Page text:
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4102.0 - Australian Social Trends, 2005  
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Contents >> Work >> Nursing workers

Paid Work: Nursing Workers

Between 1986 and 2001 there was a 22% decrease in nursing workers employed in aged care, and an 8% decrease in nursing workers employed in hospitals.

Nurses play a vital role in the delivery of Australia's health, aged and community care. Demand for nurses is widely anticipated to grow as the Australian population increases and ages. The ageing of the nursing workforce is presenting challenges to the field of nursing. In addition, the move to increased part-time work within the profession means more nurses are required to provide the same level of nursing services. (endnote 1)

In the late 1980s and through the 1990s nursing grew at half the rate of all occupations. (endnote 2) Some studies have suggested there may be a critical shortage of nurses in the future, particularly aged care and mental health nurses, that could lead to reduced access to a range of hospital and residential aged care services. (endnote 1) In response, the Australian government has introduced a number of initiatives to attract and retain nurses, with particular emphasis on addressing shortages in rural and remote areas and in the field of aged care.


HOW MANY NURSES BY SECTOR?

While the total number of nursing workers has increased since the mid-1980s there has been a fall in the nursing workers to population ratio. The number of people reporting being employed in a nursing occupation in their main job increased by 10% between the 1986 and 2001 censuses, from 173,000 to 191,000. Over the same period, the ratio of nursing workers to total population dropped from 10.8 per 1,000 population in 1986 to 9.8 in 2001.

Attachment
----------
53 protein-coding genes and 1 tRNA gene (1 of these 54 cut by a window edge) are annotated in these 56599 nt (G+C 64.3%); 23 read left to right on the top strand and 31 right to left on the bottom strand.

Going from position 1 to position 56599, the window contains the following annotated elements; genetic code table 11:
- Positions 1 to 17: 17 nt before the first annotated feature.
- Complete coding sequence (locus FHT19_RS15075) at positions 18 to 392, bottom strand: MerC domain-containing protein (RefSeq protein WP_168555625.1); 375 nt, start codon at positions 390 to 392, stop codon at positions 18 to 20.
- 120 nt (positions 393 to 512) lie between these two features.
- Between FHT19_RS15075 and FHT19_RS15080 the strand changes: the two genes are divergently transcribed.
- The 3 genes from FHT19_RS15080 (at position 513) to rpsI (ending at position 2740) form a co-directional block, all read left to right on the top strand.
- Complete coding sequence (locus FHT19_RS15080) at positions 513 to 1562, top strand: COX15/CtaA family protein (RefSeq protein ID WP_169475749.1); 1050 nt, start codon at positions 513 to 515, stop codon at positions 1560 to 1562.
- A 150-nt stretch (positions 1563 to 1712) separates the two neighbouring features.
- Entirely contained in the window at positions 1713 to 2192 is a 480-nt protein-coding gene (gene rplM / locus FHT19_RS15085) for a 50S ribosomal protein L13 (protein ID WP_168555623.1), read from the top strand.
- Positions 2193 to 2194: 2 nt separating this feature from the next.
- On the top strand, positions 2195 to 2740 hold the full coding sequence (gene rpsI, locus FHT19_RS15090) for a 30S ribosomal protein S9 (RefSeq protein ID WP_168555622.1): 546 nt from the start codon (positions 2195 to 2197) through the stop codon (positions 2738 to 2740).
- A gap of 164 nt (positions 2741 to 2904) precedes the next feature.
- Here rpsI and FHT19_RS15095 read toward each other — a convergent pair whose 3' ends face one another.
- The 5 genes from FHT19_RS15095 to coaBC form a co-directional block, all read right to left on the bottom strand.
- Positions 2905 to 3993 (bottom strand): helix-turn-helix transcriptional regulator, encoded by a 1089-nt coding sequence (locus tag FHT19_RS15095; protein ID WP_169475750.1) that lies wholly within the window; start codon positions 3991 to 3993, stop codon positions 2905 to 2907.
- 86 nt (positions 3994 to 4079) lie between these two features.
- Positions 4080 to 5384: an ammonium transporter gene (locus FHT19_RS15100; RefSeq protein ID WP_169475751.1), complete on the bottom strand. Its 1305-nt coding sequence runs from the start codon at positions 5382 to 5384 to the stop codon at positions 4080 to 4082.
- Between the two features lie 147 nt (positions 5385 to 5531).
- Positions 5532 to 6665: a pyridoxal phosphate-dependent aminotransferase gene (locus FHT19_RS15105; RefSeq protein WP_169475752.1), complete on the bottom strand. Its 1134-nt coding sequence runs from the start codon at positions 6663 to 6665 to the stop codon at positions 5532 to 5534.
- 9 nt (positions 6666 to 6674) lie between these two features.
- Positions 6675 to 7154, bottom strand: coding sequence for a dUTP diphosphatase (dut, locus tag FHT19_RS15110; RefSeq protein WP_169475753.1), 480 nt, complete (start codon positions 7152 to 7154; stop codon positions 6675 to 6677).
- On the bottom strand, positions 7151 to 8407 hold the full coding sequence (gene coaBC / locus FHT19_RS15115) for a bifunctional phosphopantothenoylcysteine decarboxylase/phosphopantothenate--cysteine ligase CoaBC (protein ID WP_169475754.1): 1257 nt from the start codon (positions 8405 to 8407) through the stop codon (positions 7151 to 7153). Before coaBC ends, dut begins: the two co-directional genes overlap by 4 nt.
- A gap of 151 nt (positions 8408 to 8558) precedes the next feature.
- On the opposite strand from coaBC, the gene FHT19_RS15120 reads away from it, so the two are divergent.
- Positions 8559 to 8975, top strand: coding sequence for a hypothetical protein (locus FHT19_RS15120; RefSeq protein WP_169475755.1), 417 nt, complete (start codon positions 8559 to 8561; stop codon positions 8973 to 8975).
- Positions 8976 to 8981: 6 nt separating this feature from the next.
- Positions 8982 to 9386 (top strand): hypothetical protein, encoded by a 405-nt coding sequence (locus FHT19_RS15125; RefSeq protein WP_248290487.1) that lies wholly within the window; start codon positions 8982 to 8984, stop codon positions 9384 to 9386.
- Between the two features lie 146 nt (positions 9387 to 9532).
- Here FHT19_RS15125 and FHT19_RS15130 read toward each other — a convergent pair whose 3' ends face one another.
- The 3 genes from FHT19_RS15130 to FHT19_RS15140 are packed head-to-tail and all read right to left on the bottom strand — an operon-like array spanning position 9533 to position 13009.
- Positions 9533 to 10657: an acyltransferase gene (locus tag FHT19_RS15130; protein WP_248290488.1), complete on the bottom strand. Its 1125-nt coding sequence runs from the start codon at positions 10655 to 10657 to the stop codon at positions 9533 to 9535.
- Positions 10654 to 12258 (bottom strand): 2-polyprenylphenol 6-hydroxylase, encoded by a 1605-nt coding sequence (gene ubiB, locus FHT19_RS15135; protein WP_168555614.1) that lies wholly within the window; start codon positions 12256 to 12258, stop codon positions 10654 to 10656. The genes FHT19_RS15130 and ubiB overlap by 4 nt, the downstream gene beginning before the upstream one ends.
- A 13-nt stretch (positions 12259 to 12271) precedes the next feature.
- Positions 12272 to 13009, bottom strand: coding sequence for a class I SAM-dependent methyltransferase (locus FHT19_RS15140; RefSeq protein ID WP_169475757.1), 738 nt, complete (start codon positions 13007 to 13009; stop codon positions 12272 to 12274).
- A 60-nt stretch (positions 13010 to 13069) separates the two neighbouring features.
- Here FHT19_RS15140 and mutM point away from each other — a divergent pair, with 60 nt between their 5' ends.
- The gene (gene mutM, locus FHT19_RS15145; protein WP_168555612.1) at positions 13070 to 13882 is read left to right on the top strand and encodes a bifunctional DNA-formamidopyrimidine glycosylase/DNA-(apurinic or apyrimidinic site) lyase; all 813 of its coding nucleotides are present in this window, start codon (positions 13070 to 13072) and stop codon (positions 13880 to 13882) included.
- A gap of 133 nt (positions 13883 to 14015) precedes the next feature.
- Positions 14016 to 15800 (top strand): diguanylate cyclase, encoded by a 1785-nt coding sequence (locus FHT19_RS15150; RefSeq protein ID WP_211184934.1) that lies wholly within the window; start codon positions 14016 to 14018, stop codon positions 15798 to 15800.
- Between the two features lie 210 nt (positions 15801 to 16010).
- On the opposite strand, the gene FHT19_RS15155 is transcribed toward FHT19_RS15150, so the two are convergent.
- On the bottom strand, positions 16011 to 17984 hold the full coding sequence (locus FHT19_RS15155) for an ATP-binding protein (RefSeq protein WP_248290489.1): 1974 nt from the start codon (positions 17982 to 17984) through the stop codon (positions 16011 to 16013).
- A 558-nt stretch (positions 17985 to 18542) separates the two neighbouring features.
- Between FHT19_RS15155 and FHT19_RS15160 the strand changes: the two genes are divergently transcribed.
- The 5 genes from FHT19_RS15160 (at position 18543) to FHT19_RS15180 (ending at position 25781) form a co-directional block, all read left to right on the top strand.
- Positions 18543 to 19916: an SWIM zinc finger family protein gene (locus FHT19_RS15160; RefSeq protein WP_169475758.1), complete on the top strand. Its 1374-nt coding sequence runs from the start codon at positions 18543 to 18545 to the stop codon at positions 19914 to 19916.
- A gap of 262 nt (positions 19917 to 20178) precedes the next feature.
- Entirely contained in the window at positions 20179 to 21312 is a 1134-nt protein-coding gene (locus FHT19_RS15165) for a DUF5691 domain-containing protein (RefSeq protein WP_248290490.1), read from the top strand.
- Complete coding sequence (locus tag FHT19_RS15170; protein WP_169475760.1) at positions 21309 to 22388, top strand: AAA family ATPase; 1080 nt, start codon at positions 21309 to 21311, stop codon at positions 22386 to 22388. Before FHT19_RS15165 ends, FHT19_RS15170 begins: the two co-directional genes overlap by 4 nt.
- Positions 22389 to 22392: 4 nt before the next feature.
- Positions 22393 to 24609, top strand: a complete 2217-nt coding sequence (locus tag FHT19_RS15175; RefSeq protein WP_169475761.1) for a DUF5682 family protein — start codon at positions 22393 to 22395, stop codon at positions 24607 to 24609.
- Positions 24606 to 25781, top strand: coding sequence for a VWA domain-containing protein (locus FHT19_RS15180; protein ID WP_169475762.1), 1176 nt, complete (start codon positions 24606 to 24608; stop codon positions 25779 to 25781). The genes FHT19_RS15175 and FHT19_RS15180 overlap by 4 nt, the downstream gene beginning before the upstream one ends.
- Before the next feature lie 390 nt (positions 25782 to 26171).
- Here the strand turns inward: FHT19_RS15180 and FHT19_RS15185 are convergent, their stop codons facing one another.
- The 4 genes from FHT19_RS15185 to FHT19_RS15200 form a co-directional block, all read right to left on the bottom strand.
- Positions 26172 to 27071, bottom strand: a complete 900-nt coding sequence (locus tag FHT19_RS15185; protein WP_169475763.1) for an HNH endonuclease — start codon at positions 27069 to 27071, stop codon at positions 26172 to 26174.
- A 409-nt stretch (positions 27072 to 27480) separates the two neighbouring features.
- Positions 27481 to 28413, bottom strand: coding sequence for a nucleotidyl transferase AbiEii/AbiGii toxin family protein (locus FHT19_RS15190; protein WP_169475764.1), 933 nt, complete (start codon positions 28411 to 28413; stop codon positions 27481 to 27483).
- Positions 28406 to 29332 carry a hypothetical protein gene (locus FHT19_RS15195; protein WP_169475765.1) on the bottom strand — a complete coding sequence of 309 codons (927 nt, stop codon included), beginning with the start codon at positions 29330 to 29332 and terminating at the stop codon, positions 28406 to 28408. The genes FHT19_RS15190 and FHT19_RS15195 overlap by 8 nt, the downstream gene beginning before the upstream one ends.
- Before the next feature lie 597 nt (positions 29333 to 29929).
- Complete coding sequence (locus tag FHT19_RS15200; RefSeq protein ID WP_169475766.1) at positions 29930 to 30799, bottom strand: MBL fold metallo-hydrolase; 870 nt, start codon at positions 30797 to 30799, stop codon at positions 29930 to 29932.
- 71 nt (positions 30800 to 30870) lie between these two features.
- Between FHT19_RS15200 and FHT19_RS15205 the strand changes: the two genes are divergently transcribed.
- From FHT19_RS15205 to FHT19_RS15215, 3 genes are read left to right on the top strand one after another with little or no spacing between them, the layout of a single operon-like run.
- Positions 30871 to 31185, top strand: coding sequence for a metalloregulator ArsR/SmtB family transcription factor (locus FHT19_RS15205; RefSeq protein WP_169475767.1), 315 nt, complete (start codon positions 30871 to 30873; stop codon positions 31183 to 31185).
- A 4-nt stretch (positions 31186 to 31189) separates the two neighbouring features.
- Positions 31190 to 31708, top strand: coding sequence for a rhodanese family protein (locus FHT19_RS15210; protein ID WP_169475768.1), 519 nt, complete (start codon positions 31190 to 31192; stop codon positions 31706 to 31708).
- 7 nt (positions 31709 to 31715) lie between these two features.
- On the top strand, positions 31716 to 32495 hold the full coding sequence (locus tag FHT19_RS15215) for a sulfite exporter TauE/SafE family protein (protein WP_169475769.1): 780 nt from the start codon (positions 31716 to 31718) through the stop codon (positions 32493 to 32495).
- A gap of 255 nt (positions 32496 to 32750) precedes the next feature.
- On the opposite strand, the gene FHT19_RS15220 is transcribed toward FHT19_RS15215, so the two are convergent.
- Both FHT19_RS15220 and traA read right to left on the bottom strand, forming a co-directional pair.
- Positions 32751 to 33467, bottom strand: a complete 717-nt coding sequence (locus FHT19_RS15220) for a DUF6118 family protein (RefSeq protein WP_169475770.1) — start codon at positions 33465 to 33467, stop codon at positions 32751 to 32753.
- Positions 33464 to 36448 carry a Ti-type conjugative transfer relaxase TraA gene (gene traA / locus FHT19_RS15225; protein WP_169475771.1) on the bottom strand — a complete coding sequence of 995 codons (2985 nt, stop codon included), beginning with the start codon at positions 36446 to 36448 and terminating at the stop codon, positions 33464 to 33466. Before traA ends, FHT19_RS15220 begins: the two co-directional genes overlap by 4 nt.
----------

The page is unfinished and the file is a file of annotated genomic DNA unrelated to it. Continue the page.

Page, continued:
The two largest sectors employing nursing workers in 2001 were hospitals (employing 53% of nursing workers) and aged care (12%). The distribution of the nursing workforce across these sectors changed over the 15 years to 2001, largely through decreases in numbers of nursing workers in both these sectors, and in particular in aged care. Between 1986 and 2001 there was a 22% decrease in nursing workers employed in aged care while in hospitals the decrease was 8%. Over the same period, the proportion of nursing workers working outside of the hospital and aged care sectors in areas such as general practice medical services and specialist services increased by 105%. This may in part be due to initiatives that encouraged general practices to employ more nurses to reduce workforce pressure and improve access to primary health care.

Aged care nursing was singled out as the sector of nursing in greatest crisis in the 2002 Senate Inquiry into Nursing, with large numbers of nurses leaving the sector and not being replaced. (endnote 1) Steps have been taken to address nursing shortages, particularly in aged care. For example, in the 2004-2005 Budget, the Government announced its Investing in Australia's Aged Care: More Places, Better Care package. (endnote 3)